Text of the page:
"This hyper-correction of speech is a sign of a class divided against itself, whose members are seeking, at the cost of constant anxiety, to produce linguistic expressions which bear the mark of a habitus other than their own."
- Pierre Bourdieu
Of course ironically hypercorrection marks you as the very thing you probably do not wish to be. I don't really like applying this to Chinese English because it's so influenced by the idea of social class, and I don't want to promote the idea of a linguistic hierarchy -- although there probably totally is one, and in terms of the popular imagination of English-speaking people, China is pretty low on the English totem pole, despite statistics (take this clever but ultimately insulting fake Chinglish article in the Telegraph, for example).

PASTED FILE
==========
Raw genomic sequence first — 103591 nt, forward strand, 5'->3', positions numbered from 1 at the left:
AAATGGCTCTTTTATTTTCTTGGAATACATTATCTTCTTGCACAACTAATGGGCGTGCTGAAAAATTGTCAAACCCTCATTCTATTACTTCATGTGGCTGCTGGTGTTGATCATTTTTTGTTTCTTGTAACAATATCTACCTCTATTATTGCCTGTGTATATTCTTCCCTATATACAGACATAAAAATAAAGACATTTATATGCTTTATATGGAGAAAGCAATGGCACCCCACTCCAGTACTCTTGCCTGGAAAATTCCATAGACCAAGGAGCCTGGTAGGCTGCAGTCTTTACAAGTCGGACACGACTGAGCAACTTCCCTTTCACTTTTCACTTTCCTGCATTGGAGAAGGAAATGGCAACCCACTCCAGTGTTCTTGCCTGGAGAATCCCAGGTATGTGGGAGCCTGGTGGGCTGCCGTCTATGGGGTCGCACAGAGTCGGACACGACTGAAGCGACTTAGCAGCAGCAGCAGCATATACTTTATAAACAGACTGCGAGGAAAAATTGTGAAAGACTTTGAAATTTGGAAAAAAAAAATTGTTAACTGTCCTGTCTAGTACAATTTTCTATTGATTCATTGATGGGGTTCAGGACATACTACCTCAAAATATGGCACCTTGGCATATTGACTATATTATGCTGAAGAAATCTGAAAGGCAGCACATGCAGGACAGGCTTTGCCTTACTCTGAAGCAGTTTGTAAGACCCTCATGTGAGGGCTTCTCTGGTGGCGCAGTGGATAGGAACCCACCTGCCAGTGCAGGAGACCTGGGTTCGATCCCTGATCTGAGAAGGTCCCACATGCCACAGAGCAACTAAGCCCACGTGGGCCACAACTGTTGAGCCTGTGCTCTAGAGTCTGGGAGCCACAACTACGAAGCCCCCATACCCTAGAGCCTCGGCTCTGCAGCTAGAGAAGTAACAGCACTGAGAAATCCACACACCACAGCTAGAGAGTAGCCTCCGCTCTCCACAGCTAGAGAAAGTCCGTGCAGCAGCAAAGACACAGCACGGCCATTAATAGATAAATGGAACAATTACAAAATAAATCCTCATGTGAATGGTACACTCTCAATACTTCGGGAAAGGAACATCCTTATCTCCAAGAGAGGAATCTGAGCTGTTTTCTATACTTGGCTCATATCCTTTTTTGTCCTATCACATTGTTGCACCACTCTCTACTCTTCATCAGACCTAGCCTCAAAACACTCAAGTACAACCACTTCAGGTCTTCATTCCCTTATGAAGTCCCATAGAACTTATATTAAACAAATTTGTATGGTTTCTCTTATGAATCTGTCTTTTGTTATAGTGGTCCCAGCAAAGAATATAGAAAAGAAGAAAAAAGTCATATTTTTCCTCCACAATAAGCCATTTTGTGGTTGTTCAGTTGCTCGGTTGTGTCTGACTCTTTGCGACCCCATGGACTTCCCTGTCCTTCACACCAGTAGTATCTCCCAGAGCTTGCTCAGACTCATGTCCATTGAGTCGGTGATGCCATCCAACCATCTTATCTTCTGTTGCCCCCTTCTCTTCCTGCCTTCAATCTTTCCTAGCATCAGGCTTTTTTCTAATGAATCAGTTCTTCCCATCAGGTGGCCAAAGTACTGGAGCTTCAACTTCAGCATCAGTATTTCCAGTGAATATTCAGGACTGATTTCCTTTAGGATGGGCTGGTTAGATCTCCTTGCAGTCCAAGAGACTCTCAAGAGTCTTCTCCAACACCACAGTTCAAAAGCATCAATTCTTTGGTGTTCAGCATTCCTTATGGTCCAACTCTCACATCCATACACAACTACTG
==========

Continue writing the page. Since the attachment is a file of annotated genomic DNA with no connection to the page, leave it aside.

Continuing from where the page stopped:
But there may be something to it. Chinese English teachers seem to follow 'the rules' (whatever they are, and the source of 'the rules' is interesting and not at all clear to me) of English usage more assiduously than native speaker teachers, especially when it comes to "the small words" -- prepositions especially. It's a kind of paradox -- preposition errors are one of the most obvious markers of non-native speaker status, yet concern with preposition errors is one of the most notable differences between native and non-native speaking teachers. (At least anecdotally as I'm going through my notes.)
In fact it probably isn't the Chinese teachers who are overcorrecting so much as the NESTs are undercorrecting -- but that's the privilege of the NS. You're allowed to not care as much about 'the rules' if you have enough cultural/linguistic capital in the eyes of the (imagined?) custodians of the rules.